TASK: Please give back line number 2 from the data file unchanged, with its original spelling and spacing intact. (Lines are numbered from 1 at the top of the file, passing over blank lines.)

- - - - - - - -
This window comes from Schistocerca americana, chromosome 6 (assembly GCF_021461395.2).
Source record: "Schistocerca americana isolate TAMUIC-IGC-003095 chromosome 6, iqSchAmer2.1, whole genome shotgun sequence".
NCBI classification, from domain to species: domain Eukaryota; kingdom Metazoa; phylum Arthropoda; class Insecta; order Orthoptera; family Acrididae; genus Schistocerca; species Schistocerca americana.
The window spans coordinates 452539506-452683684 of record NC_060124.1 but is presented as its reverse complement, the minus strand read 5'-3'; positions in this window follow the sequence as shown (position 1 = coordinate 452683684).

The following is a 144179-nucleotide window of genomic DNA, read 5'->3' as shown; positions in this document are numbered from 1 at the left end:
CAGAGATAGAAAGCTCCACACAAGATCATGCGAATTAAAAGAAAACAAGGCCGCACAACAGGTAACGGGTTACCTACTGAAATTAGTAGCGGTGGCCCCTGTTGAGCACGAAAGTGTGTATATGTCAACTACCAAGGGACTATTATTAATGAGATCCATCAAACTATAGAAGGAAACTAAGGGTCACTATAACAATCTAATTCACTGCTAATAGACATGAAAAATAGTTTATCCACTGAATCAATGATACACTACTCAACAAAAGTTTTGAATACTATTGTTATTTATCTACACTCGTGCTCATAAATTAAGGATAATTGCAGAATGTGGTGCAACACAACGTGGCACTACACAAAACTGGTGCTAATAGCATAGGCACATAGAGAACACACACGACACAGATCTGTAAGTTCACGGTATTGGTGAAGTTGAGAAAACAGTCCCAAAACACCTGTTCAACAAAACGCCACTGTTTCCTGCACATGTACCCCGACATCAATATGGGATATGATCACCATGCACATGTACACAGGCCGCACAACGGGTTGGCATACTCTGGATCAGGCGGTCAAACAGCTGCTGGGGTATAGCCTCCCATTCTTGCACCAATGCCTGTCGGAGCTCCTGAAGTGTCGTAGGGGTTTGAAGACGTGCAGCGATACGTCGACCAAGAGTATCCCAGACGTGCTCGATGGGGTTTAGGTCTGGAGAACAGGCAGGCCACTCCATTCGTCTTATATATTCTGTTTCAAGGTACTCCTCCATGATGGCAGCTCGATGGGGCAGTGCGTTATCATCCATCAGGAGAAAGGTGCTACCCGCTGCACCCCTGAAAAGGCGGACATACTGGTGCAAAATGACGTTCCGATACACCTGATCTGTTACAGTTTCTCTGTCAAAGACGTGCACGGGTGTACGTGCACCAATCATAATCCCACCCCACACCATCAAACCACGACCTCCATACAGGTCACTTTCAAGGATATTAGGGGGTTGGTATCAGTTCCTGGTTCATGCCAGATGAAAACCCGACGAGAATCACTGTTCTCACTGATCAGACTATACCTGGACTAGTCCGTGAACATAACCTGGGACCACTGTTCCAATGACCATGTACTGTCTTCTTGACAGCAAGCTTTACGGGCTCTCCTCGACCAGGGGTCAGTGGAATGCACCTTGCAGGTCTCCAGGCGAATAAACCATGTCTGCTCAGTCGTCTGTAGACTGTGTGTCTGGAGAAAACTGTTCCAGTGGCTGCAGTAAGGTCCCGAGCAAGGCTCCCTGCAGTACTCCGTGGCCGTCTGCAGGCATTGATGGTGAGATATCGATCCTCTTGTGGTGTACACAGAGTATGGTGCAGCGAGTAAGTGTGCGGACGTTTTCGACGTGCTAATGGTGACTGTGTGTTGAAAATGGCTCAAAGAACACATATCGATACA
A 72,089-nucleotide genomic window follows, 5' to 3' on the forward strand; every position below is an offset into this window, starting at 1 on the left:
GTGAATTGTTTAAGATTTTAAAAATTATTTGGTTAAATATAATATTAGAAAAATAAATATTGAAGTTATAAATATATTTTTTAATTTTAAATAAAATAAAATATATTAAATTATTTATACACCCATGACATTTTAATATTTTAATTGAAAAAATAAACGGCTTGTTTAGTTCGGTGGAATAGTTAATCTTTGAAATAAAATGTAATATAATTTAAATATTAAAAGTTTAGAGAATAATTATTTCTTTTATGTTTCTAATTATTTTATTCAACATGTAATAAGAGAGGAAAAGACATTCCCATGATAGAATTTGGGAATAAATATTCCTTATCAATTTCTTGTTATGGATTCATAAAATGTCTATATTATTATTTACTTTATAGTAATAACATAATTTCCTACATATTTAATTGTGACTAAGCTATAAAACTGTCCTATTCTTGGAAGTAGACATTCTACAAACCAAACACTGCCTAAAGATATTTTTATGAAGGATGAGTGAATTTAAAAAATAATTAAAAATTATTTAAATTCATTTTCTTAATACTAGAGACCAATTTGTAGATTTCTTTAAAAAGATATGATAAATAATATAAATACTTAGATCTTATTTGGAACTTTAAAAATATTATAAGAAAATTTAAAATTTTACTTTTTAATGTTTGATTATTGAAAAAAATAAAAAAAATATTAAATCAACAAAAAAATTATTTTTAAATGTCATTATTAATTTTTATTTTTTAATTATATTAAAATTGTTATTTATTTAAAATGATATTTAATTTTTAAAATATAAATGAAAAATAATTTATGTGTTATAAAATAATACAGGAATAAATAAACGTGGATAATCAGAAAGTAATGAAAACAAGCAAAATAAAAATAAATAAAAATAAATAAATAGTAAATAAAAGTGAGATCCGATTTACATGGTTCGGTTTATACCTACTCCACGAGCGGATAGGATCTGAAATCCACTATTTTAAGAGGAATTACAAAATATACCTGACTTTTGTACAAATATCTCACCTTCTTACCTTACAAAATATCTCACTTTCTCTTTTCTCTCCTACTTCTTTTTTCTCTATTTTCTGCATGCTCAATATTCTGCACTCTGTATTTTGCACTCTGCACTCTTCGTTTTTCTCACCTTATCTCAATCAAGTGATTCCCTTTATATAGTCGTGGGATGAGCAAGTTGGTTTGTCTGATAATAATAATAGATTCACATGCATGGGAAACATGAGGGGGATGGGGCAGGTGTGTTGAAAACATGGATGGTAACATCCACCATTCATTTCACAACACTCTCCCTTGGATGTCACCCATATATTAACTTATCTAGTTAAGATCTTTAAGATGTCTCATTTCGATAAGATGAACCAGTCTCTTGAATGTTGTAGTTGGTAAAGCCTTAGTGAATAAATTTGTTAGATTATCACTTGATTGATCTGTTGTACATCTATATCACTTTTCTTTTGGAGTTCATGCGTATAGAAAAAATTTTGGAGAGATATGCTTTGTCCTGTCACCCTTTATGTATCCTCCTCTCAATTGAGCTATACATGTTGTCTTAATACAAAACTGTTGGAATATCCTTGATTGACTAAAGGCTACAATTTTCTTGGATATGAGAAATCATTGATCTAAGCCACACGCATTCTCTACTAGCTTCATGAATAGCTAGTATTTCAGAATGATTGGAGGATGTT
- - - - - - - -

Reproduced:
Source record: "Schistocerca americana isolate TAMUIC-IGC-003095 chromosome 6, iqSchAmer2.1, whole genome shotgun sequence".